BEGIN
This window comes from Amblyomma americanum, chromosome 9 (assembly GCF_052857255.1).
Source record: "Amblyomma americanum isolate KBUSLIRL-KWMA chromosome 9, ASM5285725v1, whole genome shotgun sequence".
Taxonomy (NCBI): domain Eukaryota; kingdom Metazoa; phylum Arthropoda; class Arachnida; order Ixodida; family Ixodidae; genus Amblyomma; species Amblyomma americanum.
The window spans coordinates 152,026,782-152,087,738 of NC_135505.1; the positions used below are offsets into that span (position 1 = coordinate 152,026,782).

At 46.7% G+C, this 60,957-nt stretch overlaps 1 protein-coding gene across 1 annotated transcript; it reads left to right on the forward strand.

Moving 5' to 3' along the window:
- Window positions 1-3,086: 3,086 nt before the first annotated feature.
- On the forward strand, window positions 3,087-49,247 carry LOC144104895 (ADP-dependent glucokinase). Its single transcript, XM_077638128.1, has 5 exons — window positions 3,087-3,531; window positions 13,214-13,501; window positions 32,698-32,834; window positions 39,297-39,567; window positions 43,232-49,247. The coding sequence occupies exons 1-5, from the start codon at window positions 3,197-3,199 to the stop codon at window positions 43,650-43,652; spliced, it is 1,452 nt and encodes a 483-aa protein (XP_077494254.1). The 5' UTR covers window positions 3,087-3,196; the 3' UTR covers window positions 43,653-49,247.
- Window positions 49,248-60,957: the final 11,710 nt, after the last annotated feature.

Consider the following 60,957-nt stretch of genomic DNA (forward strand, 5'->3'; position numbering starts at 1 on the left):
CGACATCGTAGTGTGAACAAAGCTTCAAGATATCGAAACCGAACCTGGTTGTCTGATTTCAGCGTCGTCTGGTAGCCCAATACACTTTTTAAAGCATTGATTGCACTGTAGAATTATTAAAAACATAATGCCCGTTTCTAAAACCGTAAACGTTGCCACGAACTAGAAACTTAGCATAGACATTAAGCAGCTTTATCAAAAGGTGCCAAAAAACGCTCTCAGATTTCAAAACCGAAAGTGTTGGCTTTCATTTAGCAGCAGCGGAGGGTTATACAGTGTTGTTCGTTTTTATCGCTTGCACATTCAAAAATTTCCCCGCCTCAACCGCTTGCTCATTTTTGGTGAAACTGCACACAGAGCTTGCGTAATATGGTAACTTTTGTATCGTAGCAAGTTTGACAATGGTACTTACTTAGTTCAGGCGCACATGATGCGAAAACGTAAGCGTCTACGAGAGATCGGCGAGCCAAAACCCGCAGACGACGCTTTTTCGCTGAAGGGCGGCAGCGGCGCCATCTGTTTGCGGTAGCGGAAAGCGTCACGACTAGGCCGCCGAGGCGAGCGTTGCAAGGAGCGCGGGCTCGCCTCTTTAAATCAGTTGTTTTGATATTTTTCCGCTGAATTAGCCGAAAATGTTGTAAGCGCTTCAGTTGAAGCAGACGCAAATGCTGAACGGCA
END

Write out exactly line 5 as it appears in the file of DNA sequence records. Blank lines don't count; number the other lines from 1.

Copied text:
At 46.7% G+C, this 60,957-nt stretch overlaps 1 protein-coding gene across 1 annotated transcript; it reads left to right on the forward strand.